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Tuesday
Sep092014

What does "Daring to Care" mean?

If you're not taking the time and making the effort to find out what really matters to your client and then have that matter to you more than what you care about, you're not in the service business, you're in sales. And if what matters to your client equals what matters to you, you're not in the service or sales business, you're in the exchange business.

I recently sat down with a colleague and we were discussing how service providers can demonstrate that they really care to a client or potential client.

By the end of our lunch this became clear, but I welcome further thoughts from you.

Daring to Care

  1. Taking the time and making the effort to find out what truly matters to someone else and why it matters to them.
  2. Having what matters to them, matter to you.
  3. Demonstrating that it matters to you by taking action and doing something beyond what could be expected of you and even if it causes you inconvenience or costs you something, including income.

Why would that be "Daring to Care?"

  1. Taking the time and making the effort to find out what truly matters to someone else and why it matters to them. To quote Wilfred Bion, it requires listening without memory (an old personal agenda that you're trying to plug someone into) or desire (a new personal agenda that you're trying to plug someone into). To do this requires letting go of anything you want or need to focus on what someone else wants or needs. Taking the time and making the effort to truly understand what matters to someone and why requires letting go of your personal agenda or at least any of your personal agenda other than to be of service to someone else.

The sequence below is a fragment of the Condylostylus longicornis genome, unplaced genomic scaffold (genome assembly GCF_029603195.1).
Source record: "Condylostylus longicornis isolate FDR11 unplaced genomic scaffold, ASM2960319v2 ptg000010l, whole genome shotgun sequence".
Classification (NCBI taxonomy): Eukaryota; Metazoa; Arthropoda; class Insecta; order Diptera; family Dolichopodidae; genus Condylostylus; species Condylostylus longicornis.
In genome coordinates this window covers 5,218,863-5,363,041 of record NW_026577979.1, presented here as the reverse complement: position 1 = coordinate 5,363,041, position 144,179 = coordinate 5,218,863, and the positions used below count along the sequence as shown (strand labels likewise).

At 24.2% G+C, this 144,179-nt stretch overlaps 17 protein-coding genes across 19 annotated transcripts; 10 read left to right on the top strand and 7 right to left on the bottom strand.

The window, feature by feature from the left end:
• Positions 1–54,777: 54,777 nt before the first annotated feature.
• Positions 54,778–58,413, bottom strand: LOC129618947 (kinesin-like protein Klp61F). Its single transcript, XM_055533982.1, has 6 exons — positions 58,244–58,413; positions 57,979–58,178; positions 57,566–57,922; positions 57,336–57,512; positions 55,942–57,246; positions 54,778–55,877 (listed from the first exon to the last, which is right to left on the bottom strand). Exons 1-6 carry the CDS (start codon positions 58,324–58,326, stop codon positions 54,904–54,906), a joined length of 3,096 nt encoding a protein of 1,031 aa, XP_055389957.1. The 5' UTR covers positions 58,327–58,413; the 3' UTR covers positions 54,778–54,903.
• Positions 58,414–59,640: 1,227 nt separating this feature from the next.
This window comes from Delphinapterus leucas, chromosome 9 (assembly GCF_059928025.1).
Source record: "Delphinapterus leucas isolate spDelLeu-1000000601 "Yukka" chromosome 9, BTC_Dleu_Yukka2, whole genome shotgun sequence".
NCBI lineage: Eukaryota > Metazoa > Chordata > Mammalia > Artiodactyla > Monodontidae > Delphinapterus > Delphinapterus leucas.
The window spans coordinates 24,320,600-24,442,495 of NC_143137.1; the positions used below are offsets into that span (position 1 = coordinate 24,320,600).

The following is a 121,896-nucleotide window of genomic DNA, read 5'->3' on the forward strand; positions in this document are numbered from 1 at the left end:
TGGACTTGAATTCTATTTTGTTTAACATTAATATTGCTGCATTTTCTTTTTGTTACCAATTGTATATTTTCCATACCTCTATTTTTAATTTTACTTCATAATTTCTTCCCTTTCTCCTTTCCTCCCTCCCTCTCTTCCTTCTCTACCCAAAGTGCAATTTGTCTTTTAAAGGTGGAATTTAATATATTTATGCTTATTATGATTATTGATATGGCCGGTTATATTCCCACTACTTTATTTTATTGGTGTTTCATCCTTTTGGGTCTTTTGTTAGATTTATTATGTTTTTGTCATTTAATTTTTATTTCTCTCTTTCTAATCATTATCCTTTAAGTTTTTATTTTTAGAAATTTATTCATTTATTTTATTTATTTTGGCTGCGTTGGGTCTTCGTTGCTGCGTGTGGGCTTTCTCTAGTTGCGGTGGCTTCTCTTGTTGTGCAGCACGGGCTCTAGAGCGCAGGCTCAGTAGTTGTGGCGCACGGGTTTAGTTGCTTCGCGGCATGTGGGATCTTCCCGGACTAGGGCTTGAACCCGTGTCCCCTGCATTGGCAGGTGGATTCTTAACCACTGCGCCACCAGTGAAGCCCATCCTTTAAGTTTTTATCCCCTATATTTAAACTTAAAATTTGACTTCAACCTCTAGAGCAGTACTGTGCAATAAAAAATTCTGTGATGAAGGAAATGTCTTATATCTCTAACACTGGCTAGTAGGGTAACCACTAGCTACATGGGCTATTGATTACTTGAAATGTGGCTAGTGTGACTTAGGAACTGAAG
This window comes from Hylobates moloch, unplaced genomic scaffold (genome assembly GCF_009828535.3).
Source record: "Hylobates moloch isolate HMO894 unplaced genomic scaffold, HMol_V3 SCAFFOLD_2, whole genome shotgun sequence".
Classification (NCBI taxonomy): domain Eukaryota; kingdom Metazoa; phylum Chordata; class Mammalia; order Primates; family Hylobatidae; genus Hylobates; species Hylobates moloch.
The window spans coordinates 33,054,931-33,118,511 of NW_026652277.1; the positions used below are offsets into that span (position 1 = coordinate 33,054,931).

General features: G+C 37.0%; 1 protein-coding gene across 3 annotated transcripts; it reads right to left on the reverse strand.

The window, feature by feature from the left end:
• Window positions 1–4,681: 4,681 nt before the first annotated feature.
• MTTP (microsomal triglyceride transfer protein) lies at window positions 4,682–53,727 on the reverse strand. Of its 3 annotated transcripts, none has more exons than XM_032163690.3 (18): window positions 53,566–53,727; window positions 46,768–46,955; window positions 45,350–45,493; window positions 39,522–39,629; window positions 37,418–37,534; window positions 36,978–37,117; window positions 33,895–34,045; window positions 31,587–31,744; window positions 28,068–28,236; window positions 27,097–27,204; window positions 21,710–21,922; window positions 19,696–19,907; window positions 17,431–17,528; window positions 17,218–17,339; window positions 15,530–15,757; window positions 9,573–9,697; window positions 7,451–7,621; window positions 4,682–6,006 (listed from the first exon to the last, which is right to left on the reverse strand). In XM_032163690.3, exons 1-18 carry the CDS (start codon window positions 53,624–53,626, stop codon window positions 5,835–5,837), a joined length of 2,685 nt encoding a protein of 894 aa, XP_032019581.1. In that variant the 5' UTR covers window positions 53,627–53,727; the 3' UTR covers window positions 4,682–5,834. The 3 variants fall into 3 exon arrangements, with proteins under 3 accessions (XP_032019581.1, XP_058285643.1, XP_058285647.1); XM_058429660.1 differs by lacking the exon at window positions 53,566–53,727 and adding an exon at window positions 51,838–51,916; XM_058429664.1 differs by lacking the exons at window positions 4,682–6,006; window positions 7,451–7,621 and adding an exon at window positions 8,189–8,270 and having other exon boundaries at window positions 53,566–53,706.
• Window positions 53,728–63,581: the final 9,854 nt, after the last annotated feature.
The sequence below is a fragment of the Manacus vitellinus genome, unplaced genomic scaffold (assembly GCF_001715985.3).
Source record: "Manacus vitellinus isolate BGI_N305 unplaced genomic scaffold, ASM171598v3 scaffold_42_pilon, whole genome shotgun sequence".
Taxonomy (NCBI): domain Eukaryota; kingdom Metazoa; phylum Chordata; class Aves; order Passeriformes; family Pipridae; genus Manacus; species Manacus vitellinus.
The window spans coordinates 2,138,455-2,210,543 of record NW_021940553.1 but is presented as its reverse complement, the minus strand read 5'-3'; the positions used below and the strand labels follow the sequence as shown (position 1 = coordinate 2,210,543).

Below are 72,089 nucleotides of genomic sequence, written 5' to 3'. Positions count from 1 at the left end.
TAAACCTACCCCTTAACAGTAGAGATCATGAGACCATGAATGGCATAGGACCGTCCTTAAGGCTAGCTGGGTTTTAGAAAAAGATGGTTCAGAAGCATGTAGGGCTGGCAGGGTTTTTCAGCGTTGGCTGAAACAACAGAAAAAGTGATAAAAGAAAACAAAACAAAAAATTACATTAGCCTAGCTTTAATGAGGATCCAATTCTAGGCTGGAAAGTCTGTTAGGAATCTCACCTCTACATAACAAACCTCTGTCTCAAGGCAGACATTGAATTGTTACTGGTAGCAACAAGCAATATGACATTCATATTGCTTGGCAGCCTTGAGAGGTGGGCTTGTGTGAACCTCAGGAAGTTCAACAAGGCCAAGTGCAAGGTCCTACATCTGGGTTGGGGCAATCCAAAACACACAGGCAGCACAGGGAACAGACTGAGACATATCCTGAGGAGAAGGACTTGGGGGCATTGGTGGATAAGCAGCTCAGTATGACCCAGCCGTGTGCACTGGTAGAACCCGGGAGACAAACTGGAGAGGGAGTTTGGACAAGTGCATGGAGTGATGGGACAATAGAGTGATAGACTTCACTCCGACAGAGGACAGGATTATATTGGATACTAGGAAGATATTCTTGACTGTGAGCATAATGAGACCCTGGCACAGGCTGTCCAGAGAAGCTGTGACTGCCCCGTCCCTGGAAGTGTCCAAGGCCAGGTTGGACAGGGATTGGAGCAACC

2. Having what matters to them, matter to you. Why is this daring?  This can be quite "Daring" if you are being pressured by a boss, a colleague, shareholders or a spouse to "bring home the bacon" and to exclusively focus on doing what's important to them, because they may all feel entitled to it and will become upset with you if you don't. And also because many people will tell you are a fool to care about others when everyone in the world only cares about themselves.
  3. Demonstrating that it matters to you by taking action and doing something beyond what could be expected of you and even if it causes you inconvenience or costs you something, including income. Instead of outta sight, outta mind it means outta sight then follow through. This is challenging to most people who are feeling overextended, because nearly every time they stop focusing on one thing they are often falling behind on the next.  When you're constantly racing ahead to catch up, the last thing you have time to do is follow through on something, especially if it's something that is above the call of duty in the service of a customer or client as opposed to grabbing more assets under management or cranking out more billable hours. And if you live in California (as I do) it means running counter to the culture where "Yes" means "Maybe" and "Maybe" means "No."

What do you think?

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